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By Craig Dalton, Senior Vice President of Customer Success at Troux Technologies
For the last several weeks I’ve been explaining the setup of my home Rackspace Private Cloud and OpenStack lab. From the basic hardware configuration and adding compute nodes to adding high availability and using Neutron networking.
More companies are turning towards a blended infrastructure to power their applications and to take advantage of cost savings, flexibility and security. That’s why Rackspace offers a true hybrid cloud portfolio: a mix of dedicated hardware, public cloud and the Rackspace Private Cloud.
Adding Extra Compute Nodes to Rackspace Private Cloud
So after following the first three posts, we now have a Rackspace Private Cloud powered by OpenStack running with two Controllers (HA) and three Computes. So now what? Well the first thing we need to do is get our hands dirty with the OpenStack Networking component, Neutron, and create a network that our instances can be spun up on. For the home lab, I have dumb unmanaged switches – and I take advantage of that by creating a Flat Network that allows my instances access out through my home LAN on the 192.168.1.0/24 subnet.
In the first two posts I covered the basics: what hardware is involved and the basic network services that form the basis of my Rackspace Private Cloud install. In this post, I set up Rackspace Private Cloud to give an OpenStack environment consisting of highly available Controllers running as a pair with services such as the OpenStack APIs, Neutron, Glance and Keystone and three compute servers allowing me flexibility to do some testing.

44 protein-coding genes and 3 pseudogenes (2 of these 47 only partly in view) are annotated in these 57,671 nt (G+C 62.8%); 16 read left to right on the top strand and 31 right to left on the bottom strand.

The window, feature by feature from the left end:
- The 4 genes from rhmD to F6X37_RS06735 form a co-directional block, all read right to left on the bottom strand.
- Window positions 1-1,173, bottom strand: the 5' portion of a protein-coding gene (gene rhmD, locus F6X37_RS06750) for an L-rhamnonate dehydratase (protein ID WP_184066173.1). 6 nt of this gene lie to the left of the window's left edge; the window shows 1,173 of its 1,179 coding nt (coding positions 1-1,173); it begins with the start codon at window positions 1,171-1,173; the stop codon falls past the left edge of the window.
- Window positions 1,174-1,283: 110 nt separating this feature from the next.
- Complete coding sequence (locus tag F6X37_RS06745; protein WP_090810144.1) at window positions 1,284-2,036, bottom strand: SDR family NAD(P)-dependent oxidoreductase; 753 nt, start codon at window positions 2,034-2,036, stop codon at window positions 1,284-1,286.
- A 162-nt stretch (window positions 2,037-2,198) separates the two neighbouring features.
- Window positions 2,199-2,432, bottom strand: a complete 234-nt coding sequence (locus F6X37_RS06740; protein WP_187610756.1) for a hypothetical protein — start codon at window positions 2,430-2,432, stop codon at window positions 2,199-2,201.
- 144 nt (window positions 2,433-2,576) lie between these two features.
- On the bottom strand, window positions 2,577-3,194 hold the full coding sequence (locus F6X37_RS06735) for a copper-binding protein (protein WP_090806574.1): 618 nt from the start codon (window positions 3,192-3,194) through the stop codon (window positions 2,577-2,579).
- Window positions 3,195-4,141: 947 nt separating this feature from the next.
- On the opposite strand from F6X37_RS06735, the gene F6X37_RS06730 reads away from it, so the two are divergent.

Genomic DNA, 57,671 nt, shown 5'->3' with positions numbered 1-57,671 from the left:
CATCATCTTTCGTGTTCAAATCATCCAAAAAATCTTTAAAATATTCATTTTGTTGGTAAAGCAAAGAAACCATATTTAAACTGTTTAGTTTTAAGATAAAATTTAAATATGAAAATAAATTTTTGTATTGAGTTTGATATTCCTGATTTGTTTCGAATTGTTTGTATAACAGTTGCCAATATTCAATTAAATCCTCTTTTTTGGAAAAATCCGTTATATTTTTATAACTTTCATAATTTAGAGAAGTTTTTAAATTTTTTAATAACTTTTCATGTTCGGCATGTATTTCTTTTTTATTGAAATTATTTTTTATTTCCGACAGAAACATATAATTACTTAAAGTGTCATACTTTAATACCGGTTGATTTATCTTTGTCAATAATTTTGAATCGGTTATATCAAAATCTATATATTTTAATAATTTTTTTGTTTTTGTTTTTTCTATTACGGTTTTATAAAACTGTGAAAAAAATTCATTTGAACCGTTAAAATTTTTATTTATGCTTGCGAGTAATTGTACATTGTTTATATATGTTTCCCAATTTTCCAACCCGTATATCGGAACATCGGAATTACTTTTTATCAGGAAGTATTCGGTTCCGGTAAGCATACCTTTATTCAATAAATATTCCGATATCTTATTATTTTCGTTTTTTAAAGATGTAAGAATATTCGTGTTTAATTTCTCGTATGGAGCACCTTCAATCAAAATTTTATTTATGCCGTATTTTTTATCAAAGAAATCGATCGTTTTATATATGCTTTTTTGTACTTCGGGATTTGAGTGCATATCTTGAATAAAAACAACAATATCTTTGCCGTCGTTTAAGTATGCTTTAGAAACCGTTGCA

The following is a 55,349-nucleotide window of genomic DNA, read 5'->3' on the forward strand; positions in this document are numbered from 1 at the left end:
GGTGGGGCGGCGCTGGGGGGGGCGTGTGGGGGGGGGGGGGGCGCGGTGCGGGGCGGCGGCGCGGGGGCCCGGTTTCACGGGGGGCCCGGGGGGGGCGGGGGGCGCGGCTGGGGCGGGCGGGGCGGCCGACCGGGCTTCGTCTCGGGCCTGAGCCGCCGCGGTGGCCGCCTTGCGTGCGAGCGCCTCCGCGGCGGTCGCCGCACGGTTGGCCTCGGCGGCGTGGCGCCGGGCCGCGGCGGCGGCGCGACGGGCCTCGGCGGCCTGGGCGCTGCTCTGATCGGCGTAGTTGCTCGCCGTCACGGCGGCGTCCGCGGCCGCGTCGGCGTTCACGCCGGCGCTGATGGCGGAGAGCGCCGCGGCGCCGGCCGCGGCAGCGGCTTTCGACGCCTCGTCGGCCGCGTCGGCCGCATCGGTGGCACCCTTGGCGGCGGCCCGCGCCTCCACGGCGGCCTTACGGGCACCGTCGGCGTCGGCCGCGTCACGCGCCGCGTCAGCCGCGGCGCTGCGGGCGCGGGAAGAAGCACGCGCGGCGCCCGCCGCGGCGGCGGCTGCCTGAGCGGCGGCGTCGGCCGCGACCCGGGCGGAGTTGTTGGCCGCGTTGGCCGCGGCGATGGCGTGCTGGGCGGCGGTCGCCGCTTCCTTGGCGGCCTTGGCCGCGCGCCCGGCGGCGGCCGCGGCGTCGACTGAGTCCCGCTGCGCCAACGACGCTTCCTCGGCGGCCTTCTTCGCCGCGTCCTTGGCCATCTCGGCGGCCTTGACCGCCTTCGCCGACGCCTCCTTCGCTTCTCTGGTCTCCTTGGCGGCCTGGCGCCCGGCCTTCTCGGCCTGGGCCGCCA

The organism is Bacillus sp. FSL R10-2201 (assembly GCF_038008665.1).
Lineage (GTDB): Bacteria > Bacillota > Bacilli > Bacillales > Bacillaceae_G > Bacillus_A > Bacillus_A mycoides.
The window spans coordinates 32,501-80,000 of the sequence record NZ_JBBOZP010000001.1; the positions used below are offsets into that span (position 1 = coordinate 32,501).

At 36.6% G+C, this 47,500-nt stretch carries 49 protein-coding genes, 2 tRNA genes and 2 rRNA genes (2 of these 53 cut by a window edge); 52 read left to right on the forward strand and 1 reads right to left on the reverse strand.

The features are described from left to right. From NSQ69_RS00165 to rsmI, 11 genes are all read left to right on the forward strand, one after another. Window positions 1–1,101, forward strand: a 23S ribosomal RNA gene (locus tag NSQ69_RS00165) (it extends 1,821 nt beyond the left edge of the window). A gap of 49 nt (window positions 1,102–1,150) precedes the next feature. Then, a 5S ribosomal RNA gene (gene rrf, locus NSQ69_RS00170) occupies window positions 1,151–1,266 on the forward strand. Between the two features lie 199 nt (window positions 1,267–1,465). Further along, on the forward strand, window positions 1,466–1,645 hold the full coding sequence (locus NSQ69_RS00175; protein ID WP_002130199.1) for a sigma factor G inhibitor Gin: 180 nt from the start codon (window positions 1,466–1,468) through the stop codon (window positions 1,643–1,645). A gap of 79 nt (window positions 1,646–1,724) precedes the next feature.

Self-service clouds have changed the way enterprises consume IT services. Corporations, public sector organizations and departments can now easily initiate a relationship with an outside service provider to take advantage of all of the benefits of the cloud (e.g. on-demand self-services, utility-billing, rapid deployment, instantaneous scalability, etc.). When these shadow IT environments are created, however, central IT is often not notified or involved in the process. This makes it difficult for businesses to ensure that security, governance and IT spend are well managed across the organization.
EDITOR’S NOTE: You can now watch video of the full webinar here.
In the first part of this series, I introduced the kit that makes up my home lab. There’s nothing unusual or special in the kit list, but it certainly is affordable and makes entry into an OpenStack world very accessible.
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